Associations of the Built Environment With Physical Activity and Sedentary Time in Ugandan Outpatients With Mental Health Problems

in Journal of Physical Activity and Health
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Background: This study investigated whether reported neighborhood variables explained variance in time spent walking, exercising, and being sedentary, in addition to mental health and demographic variables among Ugandan outpatients with mental illness. Methods: Ninety-nine outpatients (78 men; 31.1 [8.6] y) of the Butabika National Referral Hospital in Uganda completed the Neighborhood Environment Walkability Scale for Africa, the Simple Physical Activity Questionnaire, and the Brief Symptoms Inventory-18. Multiple regression analyses were performed. Results: Seven percent of the variance in walking time was explained by the variance in anxiety/depression and an additional 13% by the variance in perceived mixed land use and the availability of roads and walking paths. Eight percent of the variance in exercise time was explained by variance in age and an additional 6% by the variance anxiety/depression. The availability of recreational space added 8%. Six percent of variance in time spent sedentary was explained by family income, while availability of roads and walking paths added another 6%. Conclusions: This study shows the relevance of availability of roads and walking paths and recreational space for more physical activity and less sedentary behavior in people with mental illness. This is particularly relevant in low-income countries where a rapid urbanization is taking place.

Vancampfort is with the Department of Rehabilitation Sciences, KU Leuven—University of Leuven, Leuven, Belgium; and the University Psychiatric Center KU Leuven, KU Leuven—University of Leuven, Kortenberg, Belgium. Stubbs is with Physiotherapy Department, South London and Maudsley NHS Foundation Trust, London, United Kingdom; and the Department of Psychological Medicine, Institute of Psychiatry, Psychology & Neuroscience, King's College London, London, United Kingdom. Sallis is with the Department of Family Medicine and Public Health, University of California San Diego, San Diego, CA, USA; and Australian Catholic University, Melbourne, Australia. Nabanoba, Basangwa, and Mugisha are with the Butabika National Referral Mental Hospital, Kampala, Uganda. Oyeyemi is with the Department of Physiotherapy, University of Maiduguri, Maiduguri, Nigeria. Kasoma is with the Department of Biochemistry and Sports Science, School of Biosciences, College of Natural Science, Makerere University, Kampala, Uganda. De Hert is with the Department of Neurosciences, Research Group Clinical Psychiatry, University Psychiatric Center KU Leuven, KU Leuven, Leuven-Kortenberg, Belgium. Myin-Germeys is with the Department of Neurosciences, Center for Contextual Psychiatry, KU Leuven, Leuven, Belgium. Mugisha is also with Kyambogo University, Kampala, Uganda.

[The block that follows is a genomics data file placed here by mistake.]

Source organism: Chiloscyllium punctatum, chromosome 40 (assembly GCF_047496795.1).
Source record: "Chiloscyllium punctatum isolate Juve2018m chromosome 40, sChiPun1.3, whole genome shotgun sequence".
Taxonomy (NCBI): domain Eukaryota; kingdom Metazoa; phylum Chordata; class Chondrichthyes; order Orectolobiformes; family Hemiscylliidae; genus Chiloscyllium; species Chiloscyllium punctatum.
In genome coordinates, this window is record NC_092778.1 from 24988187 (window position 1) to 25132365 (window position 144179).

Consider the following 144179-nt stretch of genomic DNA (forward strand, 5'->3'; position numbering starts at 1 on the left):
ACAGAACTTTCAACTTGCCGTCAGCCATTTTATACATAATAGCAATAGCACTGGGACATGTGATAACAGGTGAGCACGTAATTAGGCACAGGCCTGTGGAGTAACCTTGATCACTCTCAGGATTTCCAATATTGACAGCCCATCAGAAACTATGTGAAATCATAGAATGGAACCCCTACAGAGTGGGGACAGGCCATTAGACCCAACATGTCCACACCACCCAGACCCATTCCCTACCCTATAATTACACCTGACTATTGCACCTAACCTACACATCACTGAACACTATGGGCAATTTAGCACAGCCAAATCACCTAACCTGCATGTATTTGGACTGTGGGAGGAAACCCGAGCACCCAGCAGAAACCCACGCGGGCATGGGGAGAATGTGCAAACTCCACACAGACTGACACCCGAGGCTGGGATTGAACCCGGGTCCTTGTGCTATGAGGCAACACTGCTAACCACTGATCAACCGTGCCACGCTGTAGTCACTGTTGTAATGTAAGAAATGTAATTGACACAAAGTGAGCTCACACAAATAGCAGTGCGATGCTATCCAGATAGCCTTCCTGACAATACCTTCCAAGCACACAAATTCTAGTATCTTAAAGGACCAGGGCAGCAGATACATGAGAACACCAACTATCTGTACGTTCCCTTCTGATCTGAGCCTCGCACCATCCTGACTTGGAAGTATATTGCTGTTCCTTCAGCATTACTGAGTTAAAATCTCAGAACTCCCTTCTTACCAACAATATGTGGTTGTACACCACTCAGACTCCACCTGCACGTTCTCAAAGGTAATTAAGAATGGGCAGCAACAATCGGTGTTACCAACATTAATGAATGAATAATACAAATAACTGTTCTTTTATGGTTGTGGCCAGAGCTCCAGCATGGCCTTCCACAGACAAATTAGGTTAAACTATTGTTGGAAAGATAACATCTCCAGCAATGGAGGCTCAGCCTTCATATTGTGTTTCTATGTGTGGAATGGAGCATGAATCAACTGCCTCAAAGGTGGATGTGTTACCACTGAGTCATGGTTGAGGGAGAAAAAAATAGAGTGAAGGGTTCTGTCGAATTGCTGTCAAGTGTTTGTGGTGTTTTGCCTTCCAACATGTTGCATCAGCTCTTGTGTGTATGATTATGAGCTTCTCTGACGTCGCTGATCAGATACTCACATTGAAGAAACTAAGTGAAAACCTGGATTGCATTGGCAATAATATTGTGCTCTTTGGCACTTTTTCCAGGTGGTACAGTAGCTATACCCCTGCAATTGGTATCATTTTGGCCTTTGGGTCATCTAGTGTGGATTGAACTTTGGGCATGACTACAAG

Vancampfort (davy.vancampfort@kuleuven.be) is corresponding author.
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